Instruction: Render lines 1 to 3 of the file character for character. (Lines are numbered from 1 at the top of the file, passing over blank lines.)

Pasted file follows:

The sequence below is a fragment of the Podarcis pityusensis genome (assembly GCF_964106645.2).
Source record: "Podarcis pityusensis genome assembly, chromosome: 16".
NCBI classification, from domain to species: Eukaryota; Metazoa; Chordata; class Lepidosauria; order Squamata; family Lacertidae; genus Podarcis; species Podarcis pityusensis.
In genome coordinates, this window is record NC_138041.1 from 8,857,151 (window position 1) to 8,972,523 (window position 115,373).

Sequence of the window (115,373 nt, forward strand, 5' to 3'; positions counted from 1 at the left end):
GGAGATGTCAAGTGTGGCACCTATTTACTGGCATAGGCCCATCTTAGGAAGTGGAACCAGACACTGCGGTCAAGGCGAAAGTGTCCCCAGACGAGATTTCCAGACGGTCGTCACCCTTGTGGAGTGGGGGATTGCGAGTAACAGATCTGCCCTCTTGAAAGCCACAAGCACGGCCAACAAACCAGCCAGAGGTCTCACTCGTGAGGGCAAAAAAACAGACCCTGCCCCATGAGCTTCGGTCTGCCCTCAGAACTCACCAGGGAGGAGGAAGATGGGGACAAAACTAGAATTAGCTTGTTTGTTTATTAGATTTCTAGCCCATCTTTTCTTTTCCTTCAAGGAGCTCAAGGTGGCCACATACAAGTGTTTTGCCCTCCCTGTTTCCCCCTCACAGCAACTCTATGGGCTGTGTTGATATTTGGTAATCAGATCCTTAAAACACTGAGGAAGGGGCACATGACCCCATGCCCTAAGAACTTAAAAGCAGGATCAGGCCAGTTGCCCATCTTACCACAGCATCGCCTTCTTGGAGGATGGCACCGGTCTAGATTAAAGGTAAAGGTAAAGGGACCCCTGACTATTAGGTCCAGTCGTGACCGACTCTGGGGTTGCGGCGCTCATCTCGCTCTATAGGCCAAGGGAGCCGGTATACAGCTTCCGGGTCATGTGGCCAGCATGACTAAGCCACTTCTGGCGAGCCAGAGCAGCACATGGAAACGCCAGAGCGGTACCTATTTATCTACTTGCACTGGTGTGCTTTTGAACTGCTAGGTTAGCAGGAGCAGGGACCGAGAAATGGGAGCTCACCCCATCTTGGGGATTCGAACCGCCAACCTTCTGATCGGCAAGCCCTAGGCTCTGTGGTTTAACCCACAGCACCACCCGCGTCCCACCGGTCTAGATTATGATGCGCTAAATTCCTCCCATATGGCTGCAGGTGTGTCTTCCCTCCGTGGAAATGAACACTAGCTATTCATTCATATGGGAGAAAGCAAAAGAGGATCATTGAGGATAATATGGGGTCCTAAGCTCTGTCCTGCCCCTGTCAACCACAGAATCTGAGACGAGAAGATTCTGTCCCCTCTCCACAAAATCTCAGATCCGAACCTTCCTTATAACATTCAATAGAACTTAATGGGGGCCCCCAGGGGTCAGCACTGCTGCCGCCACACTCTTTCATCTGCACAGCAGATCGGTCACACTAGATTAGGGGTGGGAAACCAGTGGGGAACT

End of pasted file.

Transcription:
The sequence below is a fragment of the Podarcis pityusensis genome (assembly GCF_964106645.2).
Source record: "Podarcis pityusensis genome assembly, chromosome: 16".
NCBI classification, from domain to species: Eukaryota; Metazoa; Chordata; class Lepidosauria; order Squamata; family Lacertidae; genus Podarcis; species Podarcis pityusensis.